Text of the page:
What Women Need To Know About Sleep Disorders

There is sufficient research to show that women are more prone to sleep-related disorders than men. One of the main reasons for this is the hormonal make-up of a lady. When there is a spike or a drop in hormone levels, especially during the menstrual cycle, pre or post pregnancy and at the time of menopause, women are found to report more sleep-related issues than men. In fact, women are 1.4 times more likely to complain of insomnia than men would. Also, sometimes, the problem women have is excessive sleeping and sleepiness.

There is no racial basis on which sleep disorders affect women, but their side effects are plenty. There is an increased chance of stroke as well as cardiac trouble in women. Hypertension and obesity are also possible. Since sleep controls most of our bodily functions, there is every chance of lack of sleep being harmful to our health.

There are quite a few factors that influence sleep patterns in a woman and some of them are:

  1. Hormonal changes

Hormonal changes during the menstrual cycle also cause insomnia or even daytime sleepiness. Besides having direct or indirect effects on sleep, they can also affect moods and emotions. This is commonly known as premenstrual stress, and almost 80% of women report having it.

  1. Pregnancy

 Pregnancy can also affect sleep patterns. Usually, it is noticed that in the first trimester, women need more sleep and more so during the daytime. During the second trimester, this changes and sleep patterns are more comfortable. Most of the third-trimester women suffer from lack of sleep due to discomfort, acidity, a constant need to urinate, heartburn and fetal movements at odd times. Even pain in the lower back tends to keep women up. Sometimes, there is swelling of the nasal passage resulting in sleep apnea or snoring.

  1. Menstruation and menopause-related causes

Menopause and women aging can result in both physical and hormonal changes and this can cause sleep-related trouble. There is a tendency to remain awake at night and be restless during the day. Menopausal women also suffer from hot flashes and night sweats, and this is an indication of lower estrogen levels. Deep sleep remains elusive at this time and being awake at night a constant.

  1. Insomnia Among Women

Insomnia is the most widely reported sleep disorder in women followed by fluctuating sleep patterns, stress, daytime sleepiness and the inability to wake up on time. Psychological stress can be one of the triggers as well. This is especially seen in working mothers who tend to ignore fatigue and other such symptoms that can lead to sleep-related trouble in the long run. Insomnia in women can include the inability to fall asleep, get deep sleep or rising too soon. Many also find it difficult to go back to sleep once awake.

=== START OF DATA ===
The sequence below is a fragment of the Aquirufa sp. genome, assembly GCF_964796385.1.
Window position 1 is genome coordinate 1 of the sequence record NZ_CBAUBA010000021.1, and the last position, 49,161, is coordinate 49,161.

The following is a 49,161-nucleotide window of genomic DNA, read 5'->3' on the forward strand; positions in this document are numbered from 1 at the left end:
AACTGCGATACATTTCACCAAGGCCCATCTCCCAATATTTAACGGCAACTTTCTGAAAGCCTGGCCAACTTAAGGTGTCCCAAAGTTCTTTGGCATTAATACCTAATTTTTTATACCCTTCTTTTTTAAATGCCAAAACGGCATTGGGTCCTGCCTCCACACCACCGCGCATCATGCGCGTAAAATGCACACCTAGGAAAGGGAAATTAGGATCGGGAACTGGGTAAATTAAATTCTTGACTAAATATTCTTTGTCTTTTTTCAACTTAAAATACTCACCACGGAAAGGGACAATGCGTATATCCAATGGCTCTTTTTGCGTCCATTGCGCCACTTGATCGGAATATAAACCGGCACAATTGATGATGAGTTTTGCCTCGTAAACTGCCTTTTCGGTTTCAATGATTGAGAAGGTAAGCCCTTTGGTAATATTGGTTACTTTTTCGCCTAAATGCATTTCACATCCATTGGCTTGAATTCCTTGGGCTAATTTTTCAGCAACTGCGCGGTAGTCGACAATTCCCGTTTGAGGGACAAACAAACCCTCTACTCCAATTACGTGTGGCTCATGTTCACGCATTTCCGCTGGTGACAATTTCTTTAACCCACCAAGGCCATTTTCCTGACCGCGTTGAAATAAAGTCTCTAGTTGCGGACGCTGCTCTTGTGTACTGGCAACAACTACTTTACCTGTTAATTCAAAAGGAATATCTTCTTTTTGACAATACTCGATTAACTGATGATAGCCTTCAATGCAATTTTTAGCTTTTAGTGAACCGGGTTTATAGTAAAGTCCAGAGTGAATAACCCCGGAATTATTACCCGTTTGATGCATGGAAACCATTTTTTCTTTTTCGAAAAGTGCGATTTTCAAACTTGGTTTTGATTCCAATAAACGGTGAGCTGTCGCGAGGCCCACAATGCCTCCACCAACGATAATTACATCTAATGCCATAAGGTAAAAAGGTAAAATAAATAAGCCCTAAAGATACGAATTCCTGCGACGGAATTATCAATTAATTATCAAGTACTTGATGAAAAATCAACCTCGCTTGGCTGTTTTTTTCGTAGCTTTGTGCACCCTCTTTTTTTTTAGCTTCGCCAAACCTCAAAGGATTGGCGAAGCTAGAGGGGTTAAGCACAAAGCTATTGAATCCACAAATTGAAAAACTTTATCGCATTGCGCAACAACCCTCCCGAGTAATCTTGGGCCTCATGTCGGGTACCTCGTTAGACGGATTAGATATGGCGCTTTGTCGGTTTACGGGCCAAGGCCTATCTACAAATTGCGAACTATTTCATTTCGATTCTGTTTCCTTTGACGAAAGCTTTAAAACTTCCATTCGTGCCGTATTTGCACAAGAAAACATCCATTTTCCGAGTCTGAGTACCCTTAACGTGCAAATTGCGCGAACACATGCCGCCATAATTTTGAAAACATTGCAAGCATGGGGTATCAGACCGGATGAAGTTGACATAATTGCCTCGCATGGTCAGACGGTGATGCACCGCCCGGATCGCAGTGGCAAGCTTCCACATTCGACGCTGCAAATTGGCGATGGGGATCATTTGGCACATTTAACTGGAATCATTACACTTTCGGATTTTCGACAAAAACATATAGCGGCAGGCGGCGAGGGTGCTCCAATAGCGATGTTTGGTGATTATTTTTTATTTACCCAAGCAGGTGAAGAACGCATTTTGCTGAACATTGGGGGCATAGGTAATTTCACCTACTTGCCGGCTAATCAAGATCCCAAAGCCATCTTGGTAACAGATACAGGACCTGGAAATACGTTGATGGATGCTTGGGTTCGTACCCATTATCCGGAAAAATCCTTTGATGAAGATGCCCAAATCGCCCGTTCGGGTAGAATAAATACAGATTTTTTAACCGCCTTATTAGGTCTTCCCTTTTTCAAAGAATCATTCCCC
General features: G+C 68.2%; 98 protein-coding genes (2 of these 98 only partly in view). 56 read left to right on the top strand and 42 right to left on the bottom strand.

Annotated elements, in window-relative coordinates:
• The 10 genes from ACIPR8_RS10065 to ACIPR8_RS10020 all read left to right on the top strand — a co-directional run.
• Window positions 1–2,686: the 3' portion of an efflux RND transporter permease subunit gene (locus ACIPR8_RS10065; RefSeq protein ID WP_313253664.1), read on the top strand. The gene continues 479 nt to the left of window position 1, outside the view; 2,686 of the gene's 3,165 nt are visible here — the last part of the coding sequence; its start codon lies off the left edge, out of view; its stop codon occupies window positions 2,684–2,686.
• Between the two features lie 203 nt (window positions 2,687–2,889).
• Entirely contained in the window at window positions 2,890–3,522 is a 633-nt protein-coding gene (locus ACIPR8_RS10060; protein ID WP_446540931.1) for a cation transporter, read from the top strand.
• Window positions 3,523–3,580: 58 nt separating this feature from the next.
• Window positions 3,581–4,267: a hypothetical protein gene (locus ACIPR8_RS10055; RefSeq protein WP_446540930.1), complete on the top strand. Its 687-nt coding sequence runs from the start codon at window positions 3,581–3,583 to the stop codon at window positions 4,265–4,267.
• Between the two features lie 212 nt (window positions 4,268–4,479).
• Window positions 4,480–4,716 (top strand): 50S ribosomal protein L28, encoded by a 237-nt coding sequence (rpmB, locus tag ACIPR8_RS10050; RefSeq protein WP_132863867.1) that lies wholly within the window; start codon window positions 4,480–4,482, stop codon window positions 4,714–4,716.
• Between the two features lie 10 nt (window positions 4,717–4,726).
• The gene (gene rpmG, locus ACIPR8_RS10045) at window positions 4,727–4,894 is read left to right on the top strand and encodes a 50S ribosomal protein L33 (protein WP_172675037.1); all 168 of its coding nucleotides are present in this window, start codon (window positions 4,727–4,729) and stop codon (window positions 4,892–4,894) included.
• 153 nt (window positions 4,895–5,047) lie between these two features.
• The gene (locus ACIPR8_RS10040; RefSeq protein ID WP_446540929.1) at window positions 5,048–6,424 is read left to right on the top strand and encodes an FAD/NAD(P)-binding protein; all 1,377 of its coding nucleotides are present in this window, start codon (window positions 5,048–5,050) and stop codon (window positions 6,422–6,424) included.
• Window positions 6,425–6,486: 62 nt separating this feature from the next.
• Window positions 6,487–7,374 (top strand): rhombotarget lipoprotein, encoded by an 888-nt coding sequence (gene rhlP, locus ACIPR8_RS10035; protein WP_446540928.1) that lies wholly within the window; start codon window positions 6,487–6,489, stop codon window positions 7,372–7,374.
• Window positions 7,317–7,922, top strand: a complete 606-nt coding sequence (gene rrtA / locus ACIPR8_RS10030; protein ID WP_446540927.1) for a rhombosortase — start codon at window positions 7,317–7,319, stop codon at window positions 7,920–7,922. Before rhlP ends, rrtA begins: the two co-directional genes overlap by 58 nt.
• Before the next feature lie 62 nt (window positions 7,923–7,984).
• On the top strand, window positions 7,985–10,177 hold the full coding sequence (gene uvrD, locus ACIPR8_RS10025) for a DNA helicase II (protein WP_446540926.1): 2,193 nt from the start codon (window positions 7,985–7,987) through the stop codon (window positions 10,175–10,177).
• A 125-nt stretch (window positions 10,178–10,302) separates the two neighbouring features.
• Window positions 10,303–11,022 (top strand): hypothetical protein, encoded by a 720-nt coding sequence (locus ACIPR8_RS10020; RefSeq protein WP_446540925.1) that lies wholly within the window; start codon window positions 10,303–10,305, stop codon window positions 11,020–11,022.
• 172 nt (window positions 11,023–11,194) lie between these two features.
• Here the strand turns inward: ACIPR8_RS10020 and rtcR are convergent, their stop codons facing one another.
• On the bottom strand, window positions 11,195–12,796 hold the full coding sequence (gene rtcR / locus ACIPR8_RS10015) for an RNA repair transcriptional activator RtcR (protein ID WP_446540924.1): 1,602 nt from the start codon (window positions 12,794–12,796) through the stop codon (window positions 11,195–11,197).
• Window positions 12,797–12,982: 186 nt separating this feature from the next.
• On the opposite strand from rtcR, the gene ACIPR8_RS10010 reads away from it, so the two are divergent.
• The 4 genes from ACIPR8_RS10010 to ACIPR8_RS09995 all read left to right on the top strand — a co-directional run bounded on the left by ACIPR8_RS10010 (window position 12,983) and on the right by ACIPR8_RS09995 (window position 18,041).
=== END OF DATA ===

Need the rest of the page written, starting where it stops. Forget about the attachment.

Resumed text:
Some of the other sleep-related disorders specific to women are menopausal women tend to suffer from sleep-disordered breathing. This results in loud snoring and interrupted deep sleep. Most women are unable to go back to sleep and are often tired in the daytime. This is a time when sleep apnea sets in for women beyond 50 years of age.

Women can also suffer from restless leg syndrome (RLS) or the periodic limb movement disorder (PLMD). Both can be very disturbing to sound sleep. The real causes for these conditions are not really known. RLS tends to set in just before a person goes to sleep and is a constant strain on the calves. This strain can be relieved by movement, something that happens rather involuntarily at times. PLMD results in periodic movements of the leg that tend to awaken someone. It is also a cause of insomnia. It has an opposite effect at times where it causes excessive sleep. Both of these conditions are commonly seen in senior citizens.

Excessive sleepiness in the daytime is known as narcolepsy. It is characterized by sleep attacks and what is known as cataplexy. A sleep attack is where there is an uncontrollable urge to go to sleep whereas cataplexy is characterized by a sudden loss of muscle tone before which a person will have an unwarranted emotional episode. Sleep paralysis and hypnagogic hallucinations also occur on occasion.

Women today tend to deal with multiple roles at a given time -- professional, wife, mother, caregiver and more. Often with reduced times for themselves and extreme levels of stress, sleep deprivation is a natural result. Erratic work and lifestyles tend to lead to sleeping trouble as well, which is further accented when faced with hormonal imbalance.

Many women find it comforting to take in some caffeine or nicotine closer to bedtime. However, these are stimulants and often don't help to induce sound sleep. The same goes with vices like alcohol that can lead to fragmented sleep and nightmares. It is often seen that sleep disorders are common among older women. It is recommended that one should be sleep on a comfortable mattress to induce sleep – visit SleepingCulture to know more about different types and brands of best mattresses.

When it comes to women and sleep problems, there is a range of reasons why women suffer. In many cases, it is the natural order of things based on the hormonal condition of the woman. Recognizing the symptoms and getting prompt help from a specialist can reduce the symptoms.